That’s a shame, since unless the requirements for certification of Zigbee devices change to enforce proper handling of such a custom features, we will never achieve the same level of seamless experience ZWave ecosystem offers. :frowning:

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@konpon96, @nickrout If you are ready for a lecture regarding Zigbee compliance, then navigate to the SmartThings Community Forum and ask the question to @JDRoberts. He will give you a detailed answer what you need to know about Zigbee’s compliance requirements.
Some of the features what you are expecting are not necessarily part of the standard. Then companies implementing it through the manufacturer specific options.

Indeed he gave an explanation recently:


Could you explain how these dimmer switches function? I’m having trouble finding a description of their behavior.

Do the dimmer switches let you use rotary switches to control brightness? (Like this one

If not, then I assume the dimming can only be done via zigbee, so what effect does pressing the switch have?

Do switch presses always control the attached circuit or do they emit a Zigbee event? I.e. could I have a switch connected to a light but have the physical switch actually cause something else in my HA setup?

Also regarding the 2 way switches/dimmers. I suppose it is possible to close the circuit via the switch and zigbee. This means you could end up with the 2 gang switches in different positions but the connected circuits in the same state (i.e. the lights both on)?

Edit: and since this thread is EU focused, here’s a new seller that seems to have entered the market in the EU. Haven’t heard of anyone using them yet though.

The dimmers can have one or two monostable (doorbell) buttons attached to them, depending on if they are controlling one or two lights. Single press of the button toggles the light, while holding the button down makes it change the brightness gradually from 100% to 0% and then from 0% back to 100%. They remember the setting, so if you turn the light off and then on again, the brightness will be the same as before it was turned off. There is no way to connect a rotary switch to it.

From my tinkering with them I can say that they always control the circuit. They are visible in HA as a dimmable light, so the most you can do is hook on the light’s standard behaviours (toggle, change brightness). That’s not bad though - the fact that the button controls the circuit directly means that the switch won’t go fully dumb when the Home Assistant malfuncitons or goes down.

You’re right about the switches - the fact that they can be controlled both by the button and Zigbee means that the 2 gang switches could end up in different positions, which doesn’t look very well. That’s why I’m waiting for some manufacturer to finally release an in-wall switch that would work with Home Assistant AND the monostable buttons. Aqara switch does support both bistable and monostable ones, but the mode toggle is implemented in a way that can be changed only when paired with Aqara hub - there is no option to do that from Home Assistant.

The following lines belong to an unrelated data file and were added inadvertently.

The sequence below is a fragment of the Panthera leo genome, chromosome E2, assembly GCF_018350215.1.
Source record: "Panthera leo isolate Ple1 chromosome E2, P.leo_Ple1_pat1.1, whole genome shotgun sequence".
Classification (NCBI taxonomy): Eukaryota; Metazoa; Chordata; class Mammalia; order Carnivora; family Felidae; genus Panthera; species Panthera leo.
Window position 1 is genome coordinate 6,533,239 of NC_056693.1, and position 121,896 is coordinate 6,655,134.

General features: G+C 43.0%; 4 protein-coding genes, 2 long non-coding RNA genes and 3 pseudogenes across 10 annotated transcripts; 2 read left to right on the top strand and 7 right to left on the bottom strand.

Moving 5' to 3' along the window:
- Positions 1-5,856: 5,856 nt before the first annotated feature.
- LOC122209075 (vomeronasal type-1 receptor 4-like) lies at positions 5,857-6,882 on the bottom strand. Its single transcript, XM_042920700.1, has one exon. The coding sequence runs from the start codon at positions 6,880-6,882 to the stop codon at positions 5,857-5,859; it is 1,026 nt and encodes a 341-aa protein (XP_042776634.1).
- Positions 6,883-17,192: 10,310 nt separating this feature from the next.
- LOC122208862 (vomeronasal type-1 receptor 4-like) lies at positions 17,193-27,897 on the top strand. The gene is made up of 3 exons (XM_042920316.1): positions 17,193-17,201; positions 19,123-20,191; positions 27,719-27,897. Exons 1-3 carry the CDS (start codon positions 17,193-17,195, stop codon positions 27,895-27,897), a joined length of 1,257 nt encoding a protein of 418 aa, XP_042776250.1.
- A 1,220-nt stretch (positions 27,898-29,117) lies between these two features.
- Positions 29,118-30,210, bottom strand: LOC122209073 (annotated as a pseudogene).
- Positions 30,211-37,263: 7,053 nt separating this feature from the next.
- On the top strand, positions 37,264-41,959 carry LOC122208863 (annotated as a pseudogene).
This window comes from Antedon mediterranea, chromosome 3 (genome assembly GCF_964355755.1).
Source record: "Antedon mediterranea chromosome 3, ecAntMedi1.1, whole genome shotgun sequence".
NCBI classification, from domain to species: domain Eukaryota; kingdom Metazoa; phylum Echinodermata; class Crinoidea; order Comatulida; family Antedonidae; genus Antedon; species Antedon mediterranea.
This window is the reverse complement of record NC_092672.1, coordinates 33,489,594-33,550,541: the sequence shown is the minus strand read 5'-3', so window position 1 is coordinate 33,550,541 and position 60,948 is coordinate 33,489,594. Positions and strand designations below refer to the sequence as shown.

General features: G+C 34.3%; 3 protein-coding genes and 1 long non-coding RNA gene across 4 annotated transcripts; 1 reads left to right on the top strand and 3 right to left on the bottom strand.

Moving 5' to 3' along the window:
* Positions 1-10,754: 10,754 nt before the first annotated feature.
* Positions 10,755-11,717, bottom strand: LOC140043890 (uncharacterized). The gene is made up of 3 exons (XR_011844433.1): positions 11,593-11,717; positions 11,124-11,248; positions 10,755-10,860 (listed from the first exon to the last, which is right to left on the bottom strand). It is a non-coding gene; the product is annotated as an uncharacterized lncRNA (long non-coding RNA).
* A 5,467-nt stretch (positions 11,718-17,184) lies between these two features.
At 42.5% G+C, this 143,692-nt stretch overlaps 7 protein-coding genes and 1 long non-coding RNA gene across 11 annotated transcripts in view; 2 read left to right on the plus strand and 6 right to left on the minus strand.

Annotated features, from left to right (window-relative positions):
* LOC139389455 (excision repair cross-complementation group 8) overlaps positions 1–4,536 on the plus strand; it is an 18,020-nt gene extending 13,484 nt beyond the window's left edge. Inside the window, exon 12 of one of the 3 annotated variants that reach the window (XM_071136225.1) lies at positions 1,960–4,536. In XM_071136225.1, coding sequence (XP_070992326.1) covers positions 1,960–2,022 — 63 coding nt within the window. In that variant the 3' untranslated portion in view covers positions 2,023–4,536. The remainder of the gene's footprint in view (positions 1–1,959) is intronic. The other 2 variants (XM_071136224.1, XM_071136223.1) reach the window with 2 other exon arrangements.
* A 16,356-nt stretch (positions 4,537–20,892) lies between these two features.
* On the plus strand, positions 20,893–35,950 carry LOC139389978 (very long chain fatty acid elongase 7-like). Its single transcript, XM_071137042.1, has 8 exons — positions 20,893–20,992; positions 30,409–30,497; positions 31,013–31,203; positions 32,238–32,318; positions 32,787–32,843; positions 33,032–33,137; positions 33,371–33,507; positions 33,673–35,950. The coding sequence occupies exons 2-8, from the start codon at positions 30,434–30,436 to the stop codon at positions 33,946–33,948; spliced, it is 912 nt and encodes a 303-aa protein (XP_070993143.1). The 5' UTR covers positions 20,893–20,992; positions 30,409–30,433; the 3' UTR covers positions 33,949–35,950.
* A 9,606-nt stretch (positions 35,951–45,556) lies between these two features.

These iolloi dimmers look interesting. Although they charge quite a lot for their rotary dimmers, the in-wall mounted ones are quite decent with their $45 price tag - especially considering that they have a hardware minimum brightness setting. However, if that’s not required then the Tuya dimmers seem to be much more wallet-friendly option. Would love to see iolloi release a switch though - maybe it would finally be my Holy Grail of Zigbee switches that would work with the monostable buttons. :confused:

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Thanks for the great reply! That really clears a lot up. I didn’t realize the dimmers are designed to work with only monostable buttons.

How is it having such buttons in your house? At least in my experience it’s not common to have monostable buttons indoors. Do people comment on it? Does it take time to get used too (thinking of WAF here).?

I don’t know, since I didn’t finish my HA-based smart home project due to the lack of the in-wall light switches on the market that would be compatible with monostable buttons and ZHA in Home Assistant. As if it wasn’t bad enough, I can’t even continue to look for them due to lack of time. :disappointed: At this point I hope that if I finally manage to get back to that project, there will be something on the market that I will be able to use - maybe the group that Apple, Amazon, Google and Zigbee Alliance formed will finally clean up the Zigbee smart house world by then.

I don’t imagine monostable buttons to be difficult to get used to - after all, we make our button pressing decision based on the fact if the light is turned on or off, not on the button’s position. :stuck_out_tongue: The reason I didn’t opt in for mounting the bistable button in-wall switches is purely the aesthetics, or rather the lack of it when the buttons are in the different positions. I can imagine the guests to be confused when they discover that the buttons act like the doorbell ones, but in fact it’s not entirely uncommon to use the monostable buttons to control the light - I’ve seen plenty of these used in the staircases, complete with a timer to turn off the light after some time.